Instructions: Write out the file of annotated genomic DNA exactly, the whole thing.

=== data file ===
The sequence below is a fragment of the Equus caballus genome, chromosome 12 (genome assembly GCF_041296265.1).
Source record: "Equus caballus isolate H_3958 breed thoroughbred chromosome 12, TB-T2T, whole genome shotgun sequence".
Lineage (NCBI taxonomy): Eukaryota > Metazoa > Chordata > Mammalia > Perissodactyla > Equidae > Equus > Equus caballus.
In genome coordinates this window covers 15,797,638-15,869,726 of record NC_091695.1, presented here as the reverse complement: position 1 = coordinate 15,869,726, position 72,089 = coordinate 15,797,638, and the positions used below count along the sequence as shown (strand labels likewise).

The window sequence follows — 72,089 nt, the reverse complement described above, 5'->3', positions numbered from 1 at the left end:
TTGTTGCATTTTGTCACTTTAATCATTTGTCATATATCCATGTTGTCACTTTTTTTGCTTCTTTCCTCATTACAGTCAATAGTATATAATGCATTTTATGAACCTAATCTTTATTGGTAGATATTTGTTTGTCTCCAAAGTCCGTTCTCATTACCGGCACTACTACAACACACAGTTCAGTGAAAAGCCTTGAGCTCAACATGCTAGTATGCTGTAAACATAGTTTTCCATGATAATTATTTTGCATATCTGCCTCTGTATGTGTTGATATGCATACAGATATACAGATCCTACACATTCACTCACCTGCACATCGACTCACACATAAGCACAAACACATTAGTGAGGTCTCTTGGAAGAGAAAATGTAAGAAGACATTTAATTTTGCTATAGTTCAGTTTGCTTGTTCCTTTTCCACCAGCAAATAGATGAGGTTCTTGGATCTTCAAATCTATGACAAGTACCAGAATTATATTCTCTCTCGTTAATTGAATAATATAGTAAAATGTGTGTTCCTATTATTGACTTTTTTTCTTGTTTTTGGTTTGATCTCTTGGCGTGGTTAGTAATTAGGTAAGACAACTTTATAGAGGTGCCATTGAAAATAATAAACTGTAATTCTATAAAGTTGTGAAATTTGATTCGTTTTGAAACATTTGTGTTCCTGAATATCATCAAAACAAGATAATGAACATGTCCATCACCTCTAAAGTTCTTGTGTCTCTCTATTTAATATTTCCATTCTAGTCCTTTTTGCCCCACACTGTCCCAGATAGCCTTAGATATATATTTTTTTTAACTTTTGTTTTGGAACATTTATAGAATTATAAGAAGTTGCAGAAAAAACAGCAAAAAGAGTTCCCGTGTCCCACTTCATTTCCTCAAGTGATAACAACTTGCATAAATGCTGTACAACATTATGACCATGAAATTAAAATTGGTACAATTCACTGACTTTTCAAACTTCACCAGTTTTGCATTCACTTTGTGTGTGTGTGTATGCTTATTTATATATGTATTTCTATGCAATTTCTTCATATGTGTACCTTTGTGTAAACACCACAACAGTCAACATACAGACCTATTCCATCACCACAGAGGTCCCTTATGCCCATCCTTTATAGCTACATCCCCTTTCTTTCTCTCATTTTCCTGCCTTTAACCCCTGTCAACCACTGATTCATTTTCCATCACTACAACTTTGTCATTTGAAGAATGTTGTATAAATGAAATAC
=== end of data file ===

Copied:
The sequence below is a fragment of the Equus caballus genome, chromosome 12 (genome assembly GCF_041296265.1).
Source record: "Equus caballus isolate H_3958 breed thoroughbred chromosome 12, TB-T2T, whole genome shotgun sequence".
Lineage (NCBI taxonomy): Eukaryota > Metazoa > Chordata > Mammalia > Perissodactyla > Equidae > Equus > Equus caballus.
In genome coordinates this window covers 15,797,638-15,869,726 of record NC_091695.1, presented here as the reverse complement: position 1 = coordinate 15,869,726, position 72,089 = coordinate 15,797,638, and the positions used below count along the sequence as shown (strand labels likewise).

The window sequence follows — 72,089 nt, the reverse complement described above, 5'->3', positions numbered from 1 at the left end:
TTGTTGCATTTTGTCACTTTAATCATTTGTCATATATCCATGTTGTCACTTTTTTTGCTTCTTTCCTCATTACAGTCAATAGTATATAATGCATTTTATGAACCTAATCTTTATTGGTAGATATTTGTTTGTCTCCAAAGTCCGTTCTCATTACCGGCACTACTACAACACACAGTTCAGTGAAAAGCCTTGAGCTCAACATGCTAGTATGCTGTAAACATAGTTTTCCATGATAATTATTTTGCATATCTGCCTCTGTATGTGTTGATATGCATACAGATATACAGATCCTACACATTCACTCACCTGCACATCGACTCACACATAAGCACAAACACATTAGTGAGGTCTCTTGGAAGAGAAAATGTAAGAAGACATTTAATTTTGCTATAGTTCAGTTTGCTTGTTCCTTTTCCACCAGCAAATAGATGAGGTTCTTGGATCTTCAAATCTATGACAAGTACCAGAATTATATTCTCTCTCGTTAATTGAATAATATAGTAAAATGTGTGTTCCTATTATTGACTTTTTTTCTTGTTTTTGGTTTGATCTCTTGGCGTGGTTAGTAATTAGGTAAGACAACTTTATAGAGGTGCCATTGAAAATAATAAACTGTAATTCTATAAAGTTGTGAAATTTGATTCGTTTTGAAACATTTGTGTTCCTGAATATCATCAAAACAAGATAATGAACATGTCCATCACCTCTAAAGTTCTTGTGTCTCTCTATTTAATATTTCCATTCTAGTCCTTTTTGCCCCACACTGTCCCAGATAGCCTTAGATATATATTTTTTTTAACTTTTGTTTTGGAACATTTATAGAATTATAAGAAGTTGCAGAAAAAACAGCAAAAAGAGTTCCCGTGTCCCACTTCATTTCCTCAAGTGATAACAACTTGCATAAATGCTGTACAACATTATGACCATGAAATTAAAATTGGTACAATTCACTGACTTTTCAAACTTCACCAGTTTTGCATTCACTTTGTGTGTGTGTGTATGCTTATTTATATATGTATTTCTATGCAATTTCTTCATATGTGTACCTTTGTGTAAACACCACAACAGTCAACATACAGACCTATTCCATCACCACAGAGGTCCCTTATGCCCATCCTTTATAGCTACATCCCCTTTCTTTCTCTCATTTTCCTGCCTTTAACCCCTGTCAACCACTGATTCATTTTCCATCACTACAACTTTGTCATTTGAAGAATGTTGTATAAATGAAATAC